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1 Comments Game 7: You Gotta Be Kidding

Article written by Boris Bozic on the 15 May 2013 in Canada,Current Events,Hockey,Ontario,Personal,Sports

One of the byproducts of getting older is perspective.  Gone are the days of being emotionally invested in a professional sports franchise.  What happens on the ice, the court, the diamond or football field will not alter my life one iota. Irrespective of what happens during a game the same responsibilities await me the next morning.  I don’t get worked up over million dollar athletes who get to extend their childhoods by playing a game for a living.  But I must confess that the historical meltdown by the Toronto Maple Leafs Monday night brought back memories for me.  It’s been a long time since I yelled at the TV, wondering if my flat screen TV was going to be functional by the end of the game.

“Maybe I should start watching Dr. Phil. I suspect some Leaf fans might be making an appearance on the show.”

Alas, sanity prevailed.  As soon as the game came to an end I went back to being my dispassionate self as it relates to the local hockey “heroes”.  I’ve long since stopped being an apologist for the Leafs.  Don’t get me wrong, I go to games but I go more so for the experience.  So now when people, usually those who reside in other parts of the country say to me, “Leaf suck”, my answer is, “agreed”. That usually stops the conversation. Now, there was no stopping the conversation about the Leafs colossal collapse Monday night.  Leaf nation is stunned,  numb and frankly I worry about some being suicidal.   Everyone in Toronto is talking about the Leafs blowing a three goal lead with only ten minutes to play in the seventh and deciding game between the Toronto Maple Leafs and Boston Bruins.  The analysis by the sports media is, and will continue to be, unrelenting.  This is way too much fun for them.  One radio station found a creative way torture Leafs fan by interviewing a statistician who calculated the probability of the Leafs winning that game from a historical context.  Kid you not, the stat’s geek looked at every game seven played in the NHL since 1918 to determine the probability of the Leafs winning the game.  For example, when the Leafs made it 3-1, based on history the probability of the Leafs winning was 95%, when the score was 4-1 it was 98%.  I laughed out loud in the car when I heard this.  This exercise was nothing more than plunging the knife a little deeper.  Poor Leaf fans, maybe the team should change the saying The Passion That Unites Us All to The Therapy That Unites Us All.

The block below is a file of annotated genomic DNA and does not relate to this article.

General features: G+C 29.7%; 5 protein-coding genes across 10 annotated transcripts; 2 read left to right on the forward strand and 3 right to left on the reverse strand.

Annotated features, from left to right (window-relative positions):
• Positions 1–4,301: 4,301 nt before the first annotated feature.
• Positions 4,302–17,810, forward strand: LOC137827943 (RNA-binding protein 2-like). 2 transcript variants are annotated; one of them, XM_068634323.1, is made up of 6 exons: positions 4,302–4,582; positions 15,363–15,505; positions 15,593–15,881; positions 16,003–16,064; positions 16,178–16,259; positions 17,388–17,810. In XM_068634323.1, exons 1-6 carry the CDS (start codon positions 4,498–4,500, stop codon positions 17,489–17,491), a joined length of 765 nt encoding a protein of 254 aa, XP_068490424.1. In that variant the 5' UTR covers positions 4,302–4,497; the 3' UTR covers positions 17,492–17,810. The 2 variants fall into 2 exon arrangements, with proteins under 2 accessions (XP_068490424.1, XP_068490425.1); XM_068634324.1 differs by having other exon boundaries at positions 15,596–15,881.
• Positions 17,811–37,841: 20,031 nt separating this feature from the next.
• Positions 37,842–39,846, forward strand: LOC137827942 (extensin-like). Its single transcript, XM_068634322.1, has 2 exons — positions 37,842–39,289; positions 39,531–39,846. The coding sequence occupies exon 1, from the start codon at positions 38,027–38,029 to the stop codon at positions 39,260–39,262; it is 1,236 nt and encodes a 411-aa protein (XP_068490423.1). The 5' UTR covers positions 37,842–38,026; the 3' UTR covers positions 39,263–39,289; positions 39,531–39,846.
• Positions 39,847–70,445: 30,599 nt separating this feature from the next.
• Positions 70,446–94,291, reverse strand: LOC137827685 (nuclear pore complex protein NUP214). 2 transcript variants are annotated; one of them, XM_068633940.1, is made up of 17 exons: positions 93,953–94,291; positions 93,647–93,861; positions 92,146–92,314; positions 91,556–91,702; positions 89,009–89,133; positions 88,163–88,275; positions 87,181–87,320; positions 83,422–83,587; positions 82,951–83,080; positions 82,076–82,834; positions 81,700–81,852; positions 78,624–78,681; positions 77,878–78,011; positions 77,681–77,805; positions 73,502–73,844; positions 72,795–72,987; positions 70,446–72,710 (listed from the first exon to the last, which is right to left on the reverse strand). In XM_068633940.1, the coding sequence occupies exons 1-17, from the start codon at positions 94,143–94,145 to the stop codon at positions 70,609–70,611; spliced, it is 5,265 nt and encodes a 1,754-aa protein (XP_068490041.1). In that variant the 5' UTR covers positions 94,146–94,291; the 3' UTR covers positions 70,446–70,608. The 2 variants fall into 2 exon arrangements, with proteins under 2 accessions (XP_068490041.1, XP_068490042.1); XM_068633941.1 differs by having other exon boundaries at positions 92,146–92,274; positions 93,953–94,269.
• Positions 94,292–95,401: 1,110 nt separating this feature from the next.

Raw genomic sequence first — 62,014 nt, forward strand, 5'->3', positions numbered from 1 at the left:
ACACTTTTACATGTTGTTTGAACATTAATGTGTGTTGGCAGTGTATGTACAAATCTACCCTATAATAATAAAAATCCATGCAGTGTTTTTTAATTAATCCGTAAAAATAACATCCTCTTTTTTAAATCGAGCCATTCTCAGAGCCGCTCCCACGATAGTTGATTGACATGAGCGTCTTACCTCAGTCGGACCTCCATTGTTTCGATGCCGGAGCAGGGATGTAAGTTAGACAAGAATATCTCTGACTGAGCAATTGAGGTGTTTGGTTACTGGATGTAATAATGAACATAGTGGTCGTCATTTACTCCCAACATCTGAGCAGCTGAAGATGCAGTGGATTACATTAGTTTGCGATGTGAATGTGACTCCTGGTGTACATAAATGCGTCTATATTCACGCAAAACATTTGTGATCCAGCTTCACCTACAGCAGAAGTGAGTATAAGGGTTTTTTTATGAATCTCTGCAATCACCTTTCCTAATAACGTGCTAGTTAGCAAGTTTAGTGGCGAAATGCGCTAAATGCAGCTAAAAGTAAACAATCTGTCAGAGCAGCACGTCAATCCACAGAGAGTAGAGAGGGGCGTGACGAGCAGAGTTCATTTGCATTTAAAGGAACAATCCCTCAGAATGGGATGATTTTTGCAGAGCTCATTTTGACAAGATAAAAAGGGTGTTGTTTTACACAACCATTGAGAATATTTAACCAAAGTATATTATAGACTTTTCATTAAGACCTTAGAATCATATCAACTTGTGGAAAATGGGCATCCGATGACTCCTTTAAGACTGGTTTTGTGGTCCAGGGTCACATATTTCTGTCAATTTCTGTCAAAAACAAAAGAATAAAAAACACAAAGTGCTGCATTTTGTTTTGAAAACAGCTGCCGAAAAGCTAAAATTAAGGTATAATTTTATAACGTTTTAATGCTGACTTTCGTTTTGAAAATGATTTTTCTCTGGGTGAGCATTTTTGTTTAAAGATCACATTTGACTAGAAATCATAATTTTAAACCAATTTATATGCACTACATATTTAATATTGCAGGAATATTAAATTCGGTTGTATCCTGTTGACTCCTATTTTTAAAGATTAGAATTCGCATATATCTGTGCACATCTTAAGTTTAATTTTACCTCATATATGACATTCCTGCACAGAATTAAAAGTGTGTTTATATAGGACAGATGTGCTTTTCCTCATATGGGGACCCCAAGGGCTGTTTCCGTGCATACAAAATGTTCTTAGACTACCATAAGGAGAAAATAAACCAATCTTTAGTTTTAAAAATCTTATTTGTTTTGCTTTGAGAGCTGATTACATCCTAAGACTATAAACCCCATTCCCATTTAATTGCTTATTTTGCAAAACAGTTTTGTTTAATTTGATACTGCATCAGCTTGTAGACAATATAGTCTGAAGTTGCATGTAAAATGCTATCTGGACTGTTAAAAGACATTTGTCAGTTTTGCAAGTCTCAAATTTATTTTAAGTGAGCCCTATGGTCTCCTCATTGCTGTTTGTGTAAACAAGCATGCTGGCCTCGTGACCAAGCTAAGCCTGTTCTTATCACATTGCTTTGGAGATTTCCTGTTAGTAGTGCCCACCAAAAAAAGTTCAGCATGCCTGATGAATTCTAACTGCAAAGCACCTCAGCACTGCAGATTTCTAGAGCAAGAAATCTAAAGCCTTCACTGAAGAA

The only impressive thing about the game was the press conference with Leaf coach Randy Carlyle following the game. To have to face the media and answer questions why he and his team failed so spectacularly cannot be easy.  Like in business a leader’s character is measured by how they deal with adversity.  A hockey coach is the leader of the team.  Most teams take on the coach’s personality, and if that holds true for the Leafs it will serve the players well.  Carlyle made no excuses.  Someone in the media asked if the officiating worked against his team and he refused to be drawn into that debate, he simply said his team ran out of gas.  He was calm, leveled headed and waited until there were no more questions to be answered.  I couldn’t help but admire the dignity and accountability he exhibited under the most trying of circumstances.

So now that the Leafs have gone down in the hockey chocking history, I’ll have to change my TV viewing habits.  Maybe I should start watching Dr. Phil.  I suspect some Leaf fans might be making an appearance on the show.

Until next time



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I think there is another side to this story that can be taken as a lesson to the younger crowd that doesn’t have the years of experience we “grey hairs” have.

First the Bruins followed a process that they have used before which was not to panic, to follow their style of game and only worry about scoring the next goal. When that happened they then went looking for the next goal. This went on and on until they got the result that they wanted which was at least a tie. Meanwhile the young Leafs became unravelled.

The most important lesson was “don’t give up until the final buzzer”. The old Yogi Berra-ism of “it’s not over until it’s over” applies here and while it doesn’t always work, it did this time and the Bruins were the beneficiaries.

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